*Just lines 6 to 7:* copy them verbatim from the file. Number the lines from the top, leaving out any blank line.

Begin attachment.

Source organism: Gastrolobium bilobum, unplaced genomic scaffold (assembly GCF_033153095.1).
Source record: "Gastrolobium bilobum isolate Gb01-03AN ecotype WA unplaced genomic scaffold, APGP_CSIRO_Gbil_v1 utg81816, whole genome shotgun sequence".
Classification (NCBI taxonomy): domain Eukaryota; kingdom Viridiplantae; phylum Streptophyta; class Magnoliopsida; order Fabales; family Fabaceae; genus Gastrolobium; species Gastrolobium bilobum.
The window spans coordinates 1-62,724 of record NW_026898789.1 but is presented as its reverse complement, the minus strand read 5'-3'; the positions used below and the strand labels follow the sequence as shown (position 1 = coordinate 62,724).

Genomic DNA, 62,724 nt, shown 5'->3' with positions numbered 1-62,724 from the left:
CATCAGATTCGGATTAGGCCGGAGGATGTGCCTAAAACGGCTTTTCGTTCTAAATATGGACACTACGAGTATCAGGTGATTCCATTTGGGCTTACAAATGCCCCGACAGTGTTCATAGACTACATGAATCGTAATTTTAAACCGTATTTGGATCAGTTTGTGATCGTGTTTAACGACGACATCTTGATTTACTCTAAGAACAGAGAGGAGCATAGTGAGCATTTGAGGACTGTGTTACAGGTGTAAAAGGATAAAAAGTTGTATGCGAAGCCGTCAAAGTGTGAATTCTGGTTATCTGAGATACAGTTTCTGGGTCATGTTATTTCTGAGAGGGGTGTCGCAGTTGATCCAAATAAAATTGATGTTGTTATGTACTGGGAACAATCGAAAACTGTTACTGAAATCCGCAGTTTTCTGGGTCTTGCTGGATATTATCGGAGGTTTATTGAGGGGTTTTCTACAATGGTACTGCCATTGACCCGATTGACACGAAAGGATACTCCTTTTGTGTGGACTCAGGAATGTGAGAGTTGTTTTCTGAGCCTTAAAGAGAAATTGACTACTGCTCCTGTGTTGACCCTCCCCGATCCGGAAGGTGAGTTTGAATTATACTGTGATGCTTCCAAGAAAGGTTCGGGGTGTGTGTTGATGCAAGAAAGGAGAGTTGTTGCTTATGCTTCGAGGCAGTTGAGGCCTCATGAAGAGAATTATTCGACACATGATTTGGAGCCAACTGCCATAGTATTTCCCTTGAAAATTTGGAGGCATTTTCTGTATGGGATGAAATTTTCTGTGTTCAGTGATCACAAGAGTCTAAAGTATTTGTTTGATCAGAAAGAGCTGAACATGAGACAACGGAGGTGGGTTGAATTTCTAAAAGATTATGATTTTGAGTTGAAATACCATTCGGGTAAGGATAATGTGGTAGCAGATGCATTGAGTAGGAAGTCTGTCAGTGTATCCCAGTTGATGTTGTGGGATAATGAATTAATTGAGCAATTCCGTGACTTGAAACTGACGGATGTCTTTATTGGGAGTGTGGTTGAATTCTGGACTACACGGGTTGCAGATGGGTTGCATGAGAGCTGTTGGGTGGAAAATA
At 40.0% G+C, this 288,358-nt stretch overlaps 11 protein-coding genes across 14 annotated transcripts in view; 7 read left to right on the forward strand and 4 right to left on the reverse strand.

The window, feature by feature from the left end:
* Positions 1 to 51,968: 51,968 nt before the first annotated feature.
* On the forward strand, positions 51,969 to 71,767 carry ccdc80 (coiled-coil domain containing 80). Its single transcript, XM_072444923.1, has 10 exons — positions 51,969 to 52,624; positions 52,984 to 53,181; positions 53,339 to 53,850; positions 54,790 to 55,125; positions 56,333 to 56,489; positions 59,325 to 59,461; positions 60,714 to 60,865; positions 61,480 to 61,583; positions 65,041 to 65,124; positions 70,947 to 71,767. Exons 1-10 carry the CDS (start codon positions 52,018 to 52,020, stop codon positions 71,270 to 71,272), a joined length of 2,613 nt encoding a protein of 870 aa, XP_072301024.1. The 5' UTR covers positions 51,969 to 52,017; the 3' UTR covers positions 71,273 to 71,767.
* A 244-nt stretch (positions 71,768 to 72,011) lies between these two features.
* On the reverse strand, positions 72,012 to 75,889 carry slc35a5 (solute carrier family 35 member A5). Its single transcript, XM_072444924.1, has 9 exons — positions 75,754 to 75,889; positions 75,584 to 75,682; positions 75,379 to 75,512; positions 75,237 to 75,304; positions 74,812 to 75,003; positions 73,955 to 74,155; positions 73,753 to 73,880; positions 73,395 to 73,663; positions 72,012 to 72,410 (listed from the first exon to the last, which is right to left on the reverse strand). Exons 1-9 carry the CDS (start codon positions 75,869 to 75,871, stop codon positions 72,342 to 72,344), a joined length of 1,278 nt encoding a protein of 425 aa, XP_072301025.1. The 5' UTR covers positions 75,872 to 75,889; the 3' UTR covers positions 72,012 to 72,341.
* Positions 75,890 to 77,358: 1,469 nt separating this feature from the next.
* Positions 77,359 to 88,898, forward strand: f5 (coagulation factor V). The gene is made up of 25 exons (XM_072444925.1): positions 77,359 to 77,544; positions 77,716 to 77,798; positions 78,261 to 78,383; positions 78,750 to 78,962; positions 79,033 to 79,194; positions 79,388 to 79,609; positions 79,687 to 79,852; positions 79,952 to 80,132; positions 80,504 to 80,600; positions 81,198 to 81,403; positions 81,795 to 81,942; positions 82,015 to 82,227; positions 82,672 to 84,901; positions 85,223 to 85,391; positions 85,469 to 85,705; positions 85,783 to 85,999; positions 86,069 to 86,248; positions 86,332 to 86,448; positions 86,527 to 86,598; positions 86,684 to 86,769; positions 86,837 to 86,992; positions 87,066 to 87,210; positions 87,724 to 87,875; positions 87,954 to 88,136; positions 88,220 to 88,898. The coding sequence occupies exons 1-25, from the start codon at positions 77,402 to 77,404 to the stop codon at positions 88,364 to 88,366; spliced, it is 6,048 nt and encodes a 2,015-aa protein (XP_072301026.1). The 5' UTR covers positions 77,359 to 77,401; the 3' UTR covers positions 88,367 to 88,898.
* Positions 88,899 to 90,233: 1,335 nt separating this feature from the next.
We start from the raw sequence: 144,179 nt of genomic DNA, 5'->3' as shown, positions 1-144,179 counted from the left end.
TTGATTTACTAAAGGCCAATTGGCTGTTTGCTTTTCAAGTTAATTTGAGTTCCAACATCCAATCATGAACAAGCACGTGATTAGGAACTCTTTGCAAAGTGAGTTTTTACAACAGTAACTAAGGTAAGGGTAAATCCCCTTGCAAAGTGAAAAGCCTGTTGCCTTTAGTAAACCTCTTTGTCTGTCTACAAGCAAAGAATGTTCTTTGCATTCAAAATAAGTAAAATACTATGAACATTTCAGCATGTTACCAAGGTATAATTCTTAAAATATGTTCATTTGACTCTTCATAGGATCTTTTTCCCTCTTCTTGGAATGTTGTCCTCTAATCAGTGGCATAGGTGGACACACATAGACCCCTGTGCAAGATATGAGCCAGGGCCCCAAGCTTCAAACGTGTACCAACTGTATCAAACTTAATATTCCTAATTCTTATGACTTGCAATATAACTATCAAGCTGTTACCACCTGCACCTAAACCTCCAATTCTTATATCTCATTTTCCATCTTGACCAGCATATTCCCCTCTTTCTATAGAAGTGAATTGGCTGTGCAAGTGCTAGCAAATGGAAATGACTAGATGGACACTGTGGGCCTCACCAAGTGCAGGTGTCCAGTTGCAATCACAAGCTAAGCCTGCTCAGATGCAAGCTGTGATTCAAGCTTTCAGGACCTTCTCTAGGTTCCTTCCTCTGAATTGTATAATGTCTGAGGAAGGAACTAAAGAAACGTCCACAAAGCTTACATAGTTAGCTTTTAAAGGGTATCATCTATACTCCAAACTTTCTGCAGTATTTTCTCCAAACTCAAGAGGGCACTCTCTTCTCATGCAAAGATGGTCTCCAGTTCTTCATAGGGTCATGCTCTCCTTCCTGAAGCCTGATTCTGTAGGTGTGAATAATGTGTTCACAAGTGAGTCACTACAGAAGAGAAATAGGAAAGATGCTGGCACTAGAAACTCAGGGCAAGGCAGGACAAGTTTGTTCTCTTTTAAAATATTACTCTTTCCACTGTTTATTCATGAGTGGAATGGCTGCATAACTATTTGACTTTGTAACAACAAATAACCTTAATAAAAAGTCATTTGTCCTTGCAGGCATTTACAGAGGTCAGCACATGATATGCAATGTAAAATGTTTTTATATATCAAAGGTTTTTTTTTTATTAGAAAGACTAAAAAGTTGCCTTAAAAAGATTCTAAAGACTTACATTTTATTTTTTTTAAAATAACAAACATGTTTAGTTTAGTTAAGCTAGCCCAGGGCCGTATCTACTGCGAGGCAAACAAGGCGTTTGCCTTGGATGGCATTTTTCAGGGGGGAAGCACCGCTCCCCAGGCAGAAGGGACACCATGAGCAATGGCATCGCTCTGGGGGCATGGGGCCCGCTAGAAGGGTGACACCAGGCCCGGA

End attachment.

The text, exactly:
CATCAGATTCGGATTAGGCCGGAGGATGTGCCTAAAACGGCTTTTCGTTCTAAATATGGACACTACGAGTATCAGGTGATTCCATTTGGGCTTACAAATGCCCCGACAGTGTTCATAGACTACATGAATCGTAATTTTAAACCGTATTTGGATCAGTTTGTGATCGTGTTTAACGACGACATCTTGATTTACTCTAAGAACAGAGAGGAGCATAGTGAGCATTTGAGGACTGTGTTACAGGTGTAAAAGGATAAAAAGTTGTATGCGAAGCCGTCAAAGTGTGAATTCTGGTTATCTGAGATACAGTTTCTGGGTCATGTTATTTCTGAGAGGGGTGTCGCAGTTGATCCAAATAAAATTGATGTTGTTATGTACTGGGAACAATCGAAAACTGTTACTGAAATCCGCAGTTTTCTGGGTCTTGCTGGATATTATCGGAGGTTTATTGAGGGGTTTTCTACAATGGTACTGCCATTGACCCGATTGACACGAAAGGATACTCCTTTTGTGTGGACTCAGGAATGTGAGAGTTGTTTTCTGAGCCTTAAAGAGAAATTGACTACTGCTCCTGTGTTGACCCTCCCCGATCCGGAAGGTGAGTTTGAATTATACTGTGATGCTTCCAAGAAAGGTTCGGGGTGTGTGTTGATGCAAGAAAGGAGAGTTGTTGCTTATGCTTCGAGGCAGTTGAGGCCTCATGAAGAGAATTATTCGACACATGATTTGGAGCCAACTGCCATAGTATTTCCCTTGAAAATTTGGAGGCATTTTCTGTATGGGATGAAATTTTCTGTGTTCAGTGATCACAAGAGTCTAAAGTATTTGTTTGATCAGAAAGAGCTGAACATGAGACAACGGAGGTGGGTTGAATTTCTAAAAGATTATGATTTTGAGTTGAAATACCATTCGGGTAAGGATAATGTGGTAGCAGATGCATTGAGTAGGAAGTCTGTCAGTGTATCCCAGTTGATGTTGTGGGATAATGAATTAATTGAGCAATTCCGTGACTTGAAACTGACGGATGTCTTTATTGGGAGTGTGGTTGAATTCTGGACTACACGGGTTGCAGATGGGTTGCATGAGAGCTGTTGGGTGGAAAATA
At 40.0% G+C, this 288,358-nt stretch overlaps 11 protein-coding genes across 14 annotated transcripts in view; 7 read left to right on the forward strand and 4 right to left on the reverse strand.